Fascial Layers, Part 1 + Anatomy of a Muscle

While it’s true that the fascia is one big continuous and completely connected piece of tissue, it looks and acts differently depending on where it’s located in the body. In order to gain a better understanding of the fascial system as a whole and also have it be less overwhelming, we’ll break it down into more digestible bites. 

Just beneath your skin there is a layer of fatty tissue that provides the body with necessary insulation, blood and lymphatic flow and energy storage. Just beneath that is the superficial fascia. It anchors the skin to the tissues and organs below and is rich in blood and lymphatic vessels, nerves and some general sensory receptors which I’ll describe in detail in a later post. This thin and fibrous but highly elastic layer is classified as loose connective tissue. In this case loose just means it lacks any regular pattern or strong organization.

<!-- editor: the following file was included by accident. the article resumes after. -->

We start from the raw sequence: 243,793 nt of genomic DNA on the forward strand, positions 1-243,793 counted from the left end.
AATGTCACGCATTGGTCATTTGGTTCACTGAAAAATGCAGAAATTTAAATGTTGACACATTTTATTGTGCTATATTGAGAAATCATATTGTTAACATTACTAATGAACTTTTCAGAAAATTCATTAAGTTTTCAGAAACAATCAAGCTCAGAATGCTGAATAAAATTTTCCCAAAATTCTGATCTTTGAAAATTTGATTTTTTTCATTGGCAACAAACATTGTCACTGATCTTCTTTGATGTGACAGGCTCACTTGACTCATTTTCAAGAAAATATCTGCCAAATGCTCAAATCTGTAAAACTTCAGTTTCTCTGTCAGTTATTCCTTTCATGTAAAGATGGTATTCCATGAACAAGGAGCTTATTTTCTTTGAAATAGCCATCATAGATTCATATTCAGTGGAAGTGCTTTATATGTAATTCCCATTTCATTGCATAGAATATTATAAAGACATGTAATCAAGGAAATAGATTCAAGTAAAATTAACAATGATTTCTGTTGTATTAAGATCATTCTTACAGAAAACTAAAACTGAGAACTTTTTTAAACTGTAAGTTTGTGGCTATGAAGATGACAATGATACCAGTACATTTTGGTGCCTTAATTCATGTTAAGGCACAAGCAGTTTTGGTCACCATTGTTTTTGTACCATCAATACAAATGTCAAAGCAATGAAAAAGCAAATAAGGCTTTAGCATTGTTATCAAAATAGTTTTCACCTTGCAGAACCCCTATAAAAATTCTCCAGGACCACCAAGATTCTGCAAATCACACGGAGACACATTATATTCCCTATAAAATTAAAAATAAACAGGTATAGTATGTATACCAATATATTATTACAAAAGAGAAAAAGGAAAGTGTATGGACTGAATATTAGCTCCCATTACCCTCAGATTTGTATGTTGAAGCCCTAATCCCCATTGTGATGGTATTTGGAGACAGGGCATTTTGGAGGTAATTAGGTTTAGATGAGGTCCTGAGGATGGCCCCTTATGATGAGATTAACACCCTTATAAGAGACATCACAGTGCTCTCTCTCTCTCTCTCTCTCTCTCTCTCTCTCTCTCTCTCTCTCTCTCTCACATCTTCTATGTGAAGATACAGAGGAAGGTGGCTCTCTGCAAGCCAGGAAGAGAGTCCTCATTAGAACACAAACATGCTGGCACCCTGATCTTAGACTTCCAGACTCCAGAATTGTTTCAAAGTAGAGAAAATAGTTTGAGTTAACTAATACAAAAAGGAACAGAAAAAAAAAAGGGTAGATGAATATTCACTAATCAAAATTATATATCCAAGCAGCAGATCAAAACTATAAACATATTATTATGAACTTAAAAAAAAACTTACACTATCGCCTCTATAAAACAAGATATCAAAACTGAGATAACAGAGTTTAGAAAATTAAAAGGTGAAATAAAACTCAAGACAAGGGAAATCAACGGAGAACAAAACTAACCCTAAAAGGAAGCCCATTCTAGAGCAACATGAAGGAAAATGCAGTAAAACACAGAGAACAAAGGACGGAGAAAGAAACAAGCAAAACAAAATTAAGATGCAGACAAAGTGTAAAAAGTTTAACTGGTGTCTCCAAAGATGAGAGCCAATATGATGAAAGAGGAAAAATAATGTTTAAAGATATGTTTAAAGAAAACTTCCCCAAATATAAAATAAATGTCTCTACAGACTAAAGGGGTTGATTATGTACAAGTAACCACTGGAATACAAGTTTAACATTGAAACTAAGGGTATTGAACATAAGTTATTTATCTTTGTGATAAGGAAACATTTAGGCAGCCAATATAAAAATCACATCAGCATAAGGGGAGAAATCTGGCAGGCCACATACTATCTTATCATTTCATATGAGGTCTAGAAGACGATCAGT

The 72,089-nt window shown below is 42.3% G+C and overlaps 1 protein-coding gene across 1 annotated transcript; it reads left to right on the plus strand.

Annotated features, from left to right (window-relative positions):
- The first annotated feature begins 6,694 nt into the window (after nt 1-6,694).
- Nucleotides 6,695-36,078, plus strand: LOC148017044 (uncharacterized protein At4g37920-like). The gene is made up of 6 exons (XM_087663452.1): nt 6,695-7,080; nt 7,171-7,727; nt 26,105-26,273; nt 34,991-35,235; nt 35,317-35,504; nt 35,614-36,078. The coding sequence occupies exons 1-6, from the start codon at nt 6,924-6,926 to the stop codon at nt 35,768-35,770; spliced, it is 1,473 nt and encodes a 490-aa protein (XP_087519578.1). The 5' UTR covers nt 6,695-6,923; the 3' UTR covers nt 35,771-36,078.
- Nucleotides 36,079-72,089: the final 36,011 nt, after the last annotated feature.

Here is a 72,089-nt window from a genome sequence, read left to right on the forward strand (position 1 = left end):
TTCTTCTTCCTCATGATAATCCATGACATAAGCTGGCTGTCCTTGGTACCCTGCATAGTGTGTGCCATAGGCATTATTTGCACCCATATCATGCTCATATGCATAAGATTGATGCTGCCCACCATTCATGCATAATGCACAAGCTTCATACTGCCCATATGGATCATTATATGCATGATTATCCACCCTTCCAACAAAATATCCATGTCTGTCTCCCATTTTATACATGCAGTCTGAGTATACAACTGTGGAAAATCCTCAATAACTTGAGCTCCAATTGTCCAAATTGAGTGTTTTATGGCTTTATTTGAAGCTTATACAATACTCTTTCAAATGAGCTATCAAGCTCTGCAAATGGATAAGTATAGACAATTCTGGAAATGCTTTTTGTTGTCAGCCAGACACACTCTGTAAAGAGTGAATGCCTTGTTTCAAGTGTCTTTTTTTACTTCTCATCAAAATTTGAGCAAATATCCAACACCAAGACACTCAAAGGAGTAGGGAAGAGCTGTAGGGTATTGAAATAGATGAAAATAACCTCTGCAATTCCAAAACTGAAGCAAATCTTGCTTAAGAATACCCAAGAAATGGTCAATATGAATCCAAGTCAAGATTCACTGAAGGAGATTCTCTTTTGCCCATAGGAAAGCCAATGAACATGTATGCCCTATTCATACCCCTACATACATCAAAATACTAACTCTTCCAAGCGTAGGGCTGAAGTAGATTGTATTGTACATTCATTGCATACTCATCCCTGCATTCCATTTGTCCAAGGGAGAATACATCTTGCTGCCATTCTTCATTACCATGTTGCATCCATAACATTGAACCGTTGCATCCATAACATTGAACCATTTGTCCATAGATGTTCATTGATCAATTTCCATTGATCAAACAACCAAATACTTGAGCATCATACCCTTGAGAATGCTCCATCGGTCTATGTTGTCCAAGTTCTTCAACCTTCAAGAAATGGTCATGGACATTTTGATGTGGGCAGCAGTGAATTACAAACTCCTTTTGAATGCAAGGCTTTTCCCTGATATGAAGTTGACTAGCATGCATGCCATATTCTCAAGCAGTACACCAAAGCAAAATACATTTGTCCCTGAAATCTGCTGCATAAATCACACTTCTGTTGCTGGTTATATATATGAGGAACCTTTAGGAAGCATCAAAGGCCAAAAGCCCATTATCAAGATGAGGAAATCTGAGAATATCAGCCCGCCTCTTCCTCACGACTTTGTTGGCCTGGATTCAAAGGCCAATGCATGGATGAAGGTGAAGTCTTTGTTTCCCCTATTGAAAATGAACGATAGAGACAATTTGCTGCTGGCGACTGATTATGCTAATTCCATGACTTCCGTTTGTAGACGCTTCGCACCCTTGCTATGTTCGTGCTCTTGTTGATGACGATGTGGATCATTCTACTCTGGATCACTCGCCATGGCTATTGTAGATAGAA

Unlike the superficial fascia, the deep fascia is dense and well-organized. As far as I’m concerned, it’s the coolest layer of fascia because of the incredible and stunningly beautiful way it surrounds, supports and separates yet also connects every single structure in your body. The deep fascia is rich in sensory receptors that are sensitive to things like pressure and movement, which I will also cover in detail in another post. First let’s look at the anatomy of a muscle. Understanding the fascial anatomy of a muscle is essential for truly understanding how yoga and massage create change for people and actually really “work”.

Let’s consider a muscle from the outside in, or anatomically speaking, superficial to deep. Every muscle as a whole is wrapped in a sleeve of fascia called the epimysium. Epi- meaning on and my- meaning muscle. Epimysium means on the muscle.

Within each muscle are groups of muscle cells that have been bundled together into what’s called fascicles. Each fascicle is wrapped in its own layer of fascia called the perimysium. Peri- meaning around and my- meaning muscle. Perimysium means around the muscle. 

Each individual muscle cell also has its own layer of fascia called the endomysium. Endo- meaning within, my- meaning muscle. Endomysium meaning within the muscle. 

Each of these three layers comes together to form the tendons that connect muscle to bone. The layer of fascia that surrounds each bone is called the periosteum.

In part two we’ll look at the fascial layers that surround the brain, nerves and organs as well as the anatomy of a nerve.